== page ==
The end of life can be terrifying for most anyone to really consider, right?  The weakness and the withering of body and mind…  One imagines how frightening it must be to wrestle with things like dementia or Parkinson’s disease or the hideous wasting away of bodies struck with inoperable cancer or other debilitating diseases and disorder.  The grandchildren don’t come regularly and it must be excruciating to feel so forgotten… only to feel that swell of excitement when family eventually does visit… before being kissed goodbye and left to wonder when they’re coming back, if they’re coming back, or even unsure if they were really there.

Uplifting stuff, right?

So when we first enter the “Tranquil Tomorrows Center For the Aging,” that shot of the wheelchair menagerie lining the hallway is a scene I recall all too well.

I imagined the residents as a slow-moving pack, the way I’ve heard glass described as an extremely slow-moving liquid, or a herd animals denied their natural basking habitat—in this case, the customarily common space “Day Room”—because there’s a shark in the tank with them and they know better than the swim to close.

MR. GRUMM is an odd villain, to say the least.  The idea for him, initially, came to me by way of remembering the case of reputed New York Mob Boss, Vincent “The Chin” Gigante who, for over a decade, avoided prosecution by wandering around the street in a bathrobe, muttering and drooling on himself and continually getting found mentally unfit to stand trial.  It eventually came crashing down and “The Chin” would die in prison, but not before he had befuddled the criminal justice system who sought to make him pay for a very long, and fairly public, career as a leader in organized crime

Only it would be too easy, I thought, to make it that simple—to just have this guy, Grumm, be the sinister businessman who got away with corporate malfeasance and the highest of crimes by buying his way into the finest convalescent care so he might live out his days faking the loss of his faculties in exchange for his freedom.  I wanted Grumm to be dangerous not only because he might have done bad things when he was a younger man, but because he has secrets and powers that nobody else seems to know about, save for those hallway rollers who know to keep their distance.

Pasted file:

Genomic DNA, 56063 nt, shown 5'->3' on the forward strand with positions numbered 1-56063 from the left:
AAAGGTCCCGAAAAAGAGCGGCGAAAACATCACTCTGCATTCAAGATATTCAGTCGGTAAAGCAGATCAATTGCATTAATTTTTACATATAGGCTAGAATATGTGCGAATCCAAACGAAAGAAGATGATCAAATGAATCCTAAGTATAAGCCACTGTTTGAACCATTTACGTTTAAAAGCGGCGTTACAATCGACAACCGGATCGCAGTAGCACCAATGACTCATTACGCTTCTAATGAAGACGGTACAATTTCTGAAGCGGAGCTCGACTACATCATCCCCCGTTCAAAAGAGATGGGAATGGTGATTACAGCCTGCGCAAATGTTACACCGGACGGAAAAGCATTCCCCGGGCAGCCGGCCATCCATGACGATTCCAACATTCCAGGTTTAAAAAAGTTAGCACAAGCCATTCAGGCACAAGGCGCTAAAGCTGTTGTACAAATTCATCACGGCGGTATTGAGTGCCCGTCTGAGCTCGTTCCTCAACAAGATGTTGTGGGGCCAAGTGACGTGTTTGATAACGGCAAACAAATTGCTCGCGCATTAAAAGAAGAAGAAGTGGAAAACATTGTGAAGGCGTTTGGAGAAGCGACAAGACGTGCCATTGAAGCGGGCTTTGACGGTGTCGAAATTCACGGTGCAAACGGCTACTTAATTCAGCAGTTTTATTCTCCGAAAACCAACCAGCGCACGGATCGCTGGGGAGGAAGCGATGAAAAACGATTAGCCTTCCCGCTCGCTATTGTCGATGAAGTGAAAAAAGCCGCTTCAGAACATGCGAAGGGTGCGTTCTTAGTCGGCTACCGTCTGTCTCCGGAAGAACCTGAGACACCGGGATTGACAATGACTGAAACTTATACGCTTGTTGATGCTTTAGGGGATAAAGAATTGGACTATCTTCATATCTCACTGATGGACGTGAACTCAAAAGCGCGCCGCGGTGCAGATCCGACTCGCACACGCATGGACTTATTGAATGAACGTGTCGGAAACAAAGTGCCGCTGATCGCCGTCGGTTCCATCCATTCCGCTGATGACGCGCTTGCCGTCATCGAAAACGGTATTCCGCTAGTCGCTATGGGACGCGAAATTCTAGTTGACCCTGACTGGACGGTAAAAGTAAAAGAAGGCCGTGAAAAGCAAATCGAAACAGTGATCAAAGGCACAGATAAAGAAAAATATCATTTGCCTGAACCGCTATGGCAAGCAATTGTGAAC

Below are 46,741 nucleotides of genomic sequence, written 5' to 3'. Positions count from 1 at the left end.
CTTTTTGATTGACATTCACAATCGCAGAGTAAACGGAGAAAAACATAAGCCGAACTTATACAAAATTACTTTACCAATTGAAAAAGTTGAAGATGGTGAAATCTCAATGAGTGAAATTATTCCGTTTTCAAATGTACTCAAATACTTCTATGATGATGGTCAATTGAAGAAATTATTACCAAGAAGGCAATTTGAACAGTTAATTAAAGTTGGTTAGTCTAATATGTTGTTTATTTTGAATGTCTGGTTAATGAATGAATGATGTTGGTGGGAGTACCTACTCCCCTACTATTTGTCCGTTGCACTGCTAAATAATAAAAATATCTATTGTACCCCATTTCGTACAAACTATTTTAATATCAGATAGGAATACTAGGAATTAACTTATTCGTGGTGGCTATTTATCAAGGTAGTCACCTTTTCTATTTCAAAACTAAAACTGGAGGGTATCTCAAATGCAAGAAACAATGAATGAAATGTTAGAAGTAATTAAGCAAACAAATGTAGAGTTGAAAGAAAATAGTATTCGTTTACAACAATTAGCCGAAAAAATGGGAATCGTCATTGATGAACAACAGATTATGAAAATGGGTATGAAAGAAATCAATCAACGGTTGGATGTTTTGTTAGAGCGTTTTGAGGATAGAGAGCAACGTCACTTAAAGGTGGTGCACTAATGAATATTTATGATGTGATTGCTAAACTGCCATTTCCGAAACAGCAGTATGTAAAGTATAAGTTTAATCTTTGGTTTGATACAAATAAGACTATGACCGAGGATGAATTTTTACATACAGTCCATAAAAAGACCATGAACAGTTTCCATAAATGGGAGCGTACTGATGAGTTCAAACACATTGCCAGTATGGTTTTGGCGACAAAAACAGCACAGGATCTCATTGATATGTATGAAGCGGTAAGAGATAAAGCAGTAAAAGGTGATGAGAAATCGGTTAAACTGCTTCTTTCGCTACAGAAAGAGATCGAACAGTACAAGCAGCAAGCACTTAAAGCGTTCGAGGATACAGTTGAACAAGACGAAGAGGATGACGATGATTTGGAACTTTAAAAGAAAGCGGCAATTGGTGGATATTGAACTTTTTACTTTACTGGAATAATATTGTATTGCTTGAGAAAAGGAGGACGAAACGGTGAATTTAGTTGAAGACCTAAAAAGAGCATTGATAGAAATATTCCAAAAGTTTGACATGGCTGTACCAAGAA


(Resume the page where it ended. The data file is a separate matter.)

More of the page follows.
Making him scary was a challenge too as, honestly, he doesn’t really move!  He just stares at thing, vacantly, not saying a word.  But when a new Social Worker arrives at the home to see if Grumm is doing all right, she finds herself attacked by a songbird that comes crashing through the window as though by Grumm’s silent command.  His expression never changes.  He never confirms nor denies he played a role.

Watch for more with Grumm in future issues as the mystery behind Bayville’s Spontaneous Human Combustion problem unfolds.  It’s a strange and unexpected connection he’s got to it, I assure you.

PAGES 5-10




Over these next five pages, I tried to really set up this triangle that’s not quite a love triangle between Melvin, his best friend and helper monkey, Kenny, and Emily.  Well, not your traditional love triangle, anyway.

I’m also really fond of Chief Milken.  She’s not the typical sort of female cop you usually see portrayed in genre fiction.  She’s not that cold, nor particularly sexy and she isn’t that quick to shoot.  But she is measured and smart and seems to have just the right temperament for sniffing out any bullshit that comes her way.  Donna Milken grew up in Bayville and knows about Melvin’s shattered past and, even though she has her suspicions about a kid who stalks seemingly unconnected strangers until they go up in flames, you can bet she’s going to give him a fair shake.

PAGES 11-14